"The wet west coast almost over, sun coming rest of week. Monterey is a great course, better then PB," Stuart Appleby posted on Twitter.

Better than Pebble Beach? He may not have been alone in his assessment. Phil Mickelson immediately ranked it among his favorites on the PGA Tour.

Mike Strantz, the architect principally responsible for re-designing the course, died in 2004, a year after it re-opened. His widow, Heidi, told Monterey Herald correspondent Jerry Stewart this: "It's sad that Mike can't be here. He loved working on that course. He was so very, very sick. He was physically a shell, but he was so excited and happy. Mike's dream was to bring out the natural beauty and majesty of the timeless Shore Course. And to now see and read how the players are reacting ... I'm so proud that they love it. Mike built it to create a visual artistry that you could also play a game on."

WHAT TO DO WHEN YOUR GAME GOES SOUTH?

You fire your caddie, naturally. Appleby has missed the cut in three of four tournaments this year, after finishing 137th on the money list last year. After 13 years together, Appleby is replacing caddie Joe Damiano with Australian Scott Sajtinac after the Mayakoba Golf Classic this week, according to Andrew Both of the Australian Associated Press.

THE MIRACLE WORKER?

Or just lucky? Either way, Mike Whan, new commissioner of the LPGA, is on a roll, begging the question: Does anyone miss Carolyn Bivens?

It was another solid week for the LPGA. Two weeks after the LPGA announced the Sybase Match Play Championship in May, Kia Motors America stepped up as title sponsor of the new LPGA event in Carlsbad, Calif., March 25-28, the first domestic tournament on the LPGA schedule. The LPGA also apparently has added the Sime Darby LPGA Malaysia to its schedule, to be played Oct. 22-24. We say apparently, because the LPGA has yet to announce it officially, unless a Twitter post from Paula Creamer, or a story out of Malaysia, qualifies.

Whan also pulled off something of a coup: he hired a PGA Tour senior vice president to become the LPGA's Chief Marketing Officer. Jon Podany and Whan have known one another for more than 25 years. They went to Miami of Ohio together, worked together at Procter & Gamble, even lived together for awhile in Cincinnati.

THE SILLY SEASON FOR COUPLES

Fred Couples made a lucrative living on the Skins Game and various other events that in the context of his career in its entirely meant nothing. So perhaps he's found a home on the Champions Tour.

He won his second Champions Tour start, the ACE Group Classic, on Sunday, following a second-place finish in his tour debut.

Paul Azinger, meanwhile, began his Champions Tour career in a manner that portends nothing; he tied for 22nd. Tommy Armour III also made his senior debut and finished second.

MINUTIAE

David Feherty revealed on the Golf Channel that he'll be sworn in as a citizen of the United States on Feb. 23...Florida wunderkind Alexis Thompson, 15, apparently is considering turning pro, though she might want to consult with veteran Michelle Wie observers before doing so. A game more mature than the person in possession of it is a prescription for impeding progress, as Wie demonstrated...Rookie Alex Prugh was closing in on a fourth straight top-10 finish when the par-5 14th at Pebble Beach knocked him off stride. He made nine there, joining Molder and Goydos in 14th-hole infamy, and eventually tied for 27th...Another missed cut for John Daly, who did not retire this time...Sam Saunders, Arnold Palmer's grandson, made his first PGA Tour cut (though he did not qualify to play on Sunday) and paycheck, tying for 70th and earning $11,842...Fred Funk played his first tournament since undergoing right knee-replacement surgery in November and tied for 21st in the ACE Group Classic.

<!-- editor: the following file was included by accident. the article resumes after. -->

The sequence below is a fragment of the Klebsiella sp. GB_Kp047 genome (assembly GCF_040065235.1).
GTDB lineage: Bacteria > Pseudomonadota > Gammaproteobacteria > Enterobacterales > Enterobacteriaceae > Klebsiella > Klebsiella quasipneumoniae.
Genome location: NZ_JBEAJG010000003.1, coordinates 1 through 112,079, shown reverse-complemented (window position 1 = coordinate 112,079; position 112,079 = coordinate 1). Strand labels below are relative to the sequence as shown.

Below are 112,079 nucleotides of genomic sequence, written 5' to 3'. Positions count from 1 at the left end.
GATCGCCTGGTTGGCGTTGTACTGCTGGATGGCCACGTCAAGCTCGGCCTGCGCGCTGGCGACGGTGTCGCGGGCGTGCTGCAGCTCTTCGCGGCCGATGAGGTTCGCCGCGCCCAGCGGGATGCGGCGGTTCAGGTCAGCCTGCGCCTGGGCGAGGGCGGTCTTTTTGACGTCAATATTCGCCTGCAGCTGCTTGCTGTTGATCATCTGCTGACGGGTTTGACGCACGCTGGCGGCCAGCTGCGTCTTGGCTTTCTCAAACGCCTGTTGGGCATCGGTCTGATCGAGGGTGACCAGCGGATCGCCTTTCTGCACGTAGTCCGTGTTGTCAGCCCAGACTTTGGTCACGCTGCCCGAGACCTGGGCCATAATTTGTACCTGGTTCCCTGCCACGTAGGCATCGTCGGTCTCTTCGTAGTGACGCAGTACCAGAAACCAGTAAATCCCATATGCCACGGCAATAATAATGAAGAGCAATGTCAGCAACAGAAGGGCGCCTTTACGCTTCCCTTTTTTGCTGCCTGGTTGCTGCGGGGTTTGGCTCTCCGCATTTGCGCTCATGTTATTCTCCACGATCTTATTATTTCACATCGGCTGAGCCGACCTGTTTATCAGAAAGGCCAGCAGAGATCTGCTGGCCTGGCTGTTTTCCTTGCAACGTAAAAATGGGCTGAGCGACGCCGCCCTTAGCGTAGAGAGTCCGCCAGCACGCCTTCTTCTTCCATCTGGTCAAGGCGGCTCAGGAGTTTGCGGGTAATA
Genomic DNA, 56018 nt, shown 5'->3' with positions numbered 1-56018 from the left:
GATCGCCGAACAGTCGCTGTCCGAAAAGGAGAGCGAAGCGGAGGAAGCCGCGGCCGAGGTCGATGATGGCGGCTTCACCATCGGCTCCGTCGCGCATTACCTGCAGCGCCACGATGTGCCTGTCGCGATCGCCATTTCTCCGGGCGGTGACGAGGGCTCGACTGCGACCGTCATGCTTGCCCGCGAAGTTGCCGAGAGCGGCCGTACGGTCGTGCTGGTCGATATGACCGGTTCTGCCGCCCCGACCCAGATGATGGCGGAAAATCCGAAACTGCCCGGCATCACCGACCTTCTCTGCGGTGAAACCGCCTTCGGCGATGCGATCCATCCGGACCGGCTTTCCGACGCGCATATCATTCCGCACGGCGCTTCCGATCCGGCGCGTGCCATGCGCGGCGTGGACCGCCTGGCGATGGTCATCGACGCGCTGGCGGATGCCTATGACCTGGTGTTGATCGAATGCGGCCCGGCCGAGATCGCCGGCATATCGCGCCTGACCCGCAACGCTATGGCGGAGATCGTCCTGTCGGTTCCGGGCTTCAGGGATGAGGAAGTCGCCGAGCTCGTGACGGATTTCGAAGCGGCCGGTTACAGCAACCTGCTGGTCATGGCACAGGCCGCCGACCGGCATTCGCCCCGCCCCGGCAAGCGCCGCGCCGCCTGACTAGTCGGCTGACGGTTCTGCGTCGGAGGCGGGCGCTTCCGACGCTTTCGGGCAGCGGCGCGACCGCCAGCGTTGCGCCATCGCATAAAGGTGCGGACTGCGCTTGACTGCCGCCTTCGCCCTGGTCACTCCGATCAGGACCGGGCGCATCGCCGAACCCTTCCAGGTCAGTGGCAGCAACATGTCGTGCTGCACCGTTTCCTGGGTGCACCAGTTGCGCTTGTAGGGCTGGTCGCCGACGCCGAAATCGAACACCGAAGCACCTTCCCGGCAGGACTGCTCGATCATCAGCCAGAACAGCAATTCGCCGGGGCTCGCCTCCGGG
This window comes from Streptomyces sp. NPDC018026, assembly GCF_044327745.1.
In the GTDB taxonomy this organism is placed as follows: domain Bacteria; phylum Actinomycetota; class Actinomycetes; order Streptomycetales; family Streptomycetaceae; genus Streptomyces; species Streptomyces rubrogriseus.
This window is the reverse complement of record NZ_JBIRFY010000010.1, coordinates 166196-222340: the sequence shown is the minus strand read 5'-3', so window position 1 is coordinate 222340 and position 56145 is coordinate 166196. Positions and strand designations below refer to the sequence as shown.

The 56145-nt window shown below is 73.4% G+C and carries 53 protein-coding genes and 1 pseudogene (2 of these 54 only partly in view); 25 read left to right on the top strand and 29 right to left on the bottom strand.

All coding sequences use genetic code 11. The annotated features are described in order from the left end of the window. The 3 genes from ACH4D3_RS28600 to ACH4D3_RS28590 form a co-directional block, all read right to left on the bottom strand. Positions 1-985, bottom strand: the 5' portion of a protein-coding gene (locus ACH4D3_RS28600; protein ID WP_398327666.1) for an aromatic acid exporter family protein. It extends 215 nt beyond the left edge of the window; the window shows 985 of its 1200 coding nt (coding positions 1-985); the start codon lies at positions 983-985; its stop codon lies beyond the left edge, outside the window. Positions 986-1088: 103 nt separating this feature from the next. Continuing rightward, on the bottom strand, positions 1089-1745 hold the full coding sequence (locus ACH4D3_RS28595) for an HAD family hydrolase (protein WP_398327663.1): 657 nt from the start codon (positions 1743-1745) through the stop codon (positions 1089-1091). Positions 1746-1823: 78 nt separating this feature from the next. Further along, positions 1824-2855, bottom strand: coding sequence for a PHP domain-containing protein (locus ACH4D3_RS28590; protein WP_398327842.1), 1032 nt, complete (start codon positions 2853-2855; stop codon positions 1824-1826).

WALES WATCH

An assistant captain on the U.S. Ryder Cup team, Goydos was thought to have had no chance to make the team as a player. Probably still doesn't. But on the basis of consecutive top-10 finishes (T5s in the Northern Trust Open and the AT&T), he's now 23rd on the U.S. points list.

Duval, meanwhile, has had two top 10s in seven-plus years, one in the '09 U.S. Open, and has moved to seventh in Ryder Cup points.

ON DECK

PGA Tour: WGC-Accenture Match Play Championship, at Ritz-Carlton Golf Club, Dove Mountain, Marana, Ariz. Defending champion Geoff Ogilvy. Mayakoba Golf Classic at Riviera Maya-Cancun, at El Camaleon, Riviera Maya, Mexico. Defending champion Mark Wilson. LPGA: Honda PTT LPGA Thailand Siam Country Club, Pattaya Old Course Chonburi, Thailand. Defending champion Lorena Ochoa.

Story lines:

  • The first elite field of the year will gather outside Tucson for the WGC-Accenture Match Play Championship, sans the Nos. 1 and 2 in the world. Without Tiger Woods and Phil Mickelson, it has gone flat before it begins.

  • Chris Smith, who lost his wife Beth in an accident last June, returns to competitive golf at the Mayacaba Golf Classic at Riviera Maya-Cancun. Smith received a sponsor exemption after friend Jerry Kelly lobbied for one on his behalf.

  • The LPGA finally gets to the starting line, ending a three-month hiatus. Alas, it plays two weeks in a row in Asia, then takes a month off.

ON TWITTER

U.S. Ryder Cup captain Corey Pavin: "Funny you mention Tom Watson...so did one of my other followers. And yes, I will be looking at EVERYONE! Thank you!"

Comment: Tom Watson? Interesting.

PARTING THOUGHT

USGA officials and Ping executives met last week to work on a settlement on the issue of the Ping Eye2 irons. Each used the word "productive" to describe the meeting, though no solution was forthcoming.

Might we infer from the fact the parties met in Dallas that Ping has not agreed to meet the USGA halfway on the issue? Dallas is closer to Phoenix (home to Ping) than it is to Far Hills, N.J. (USGA headquarters). Another question emerged from this meeting and this debacle: Shouldn't this dialogue have started months ago and a resolution been arrived at before it got to this point?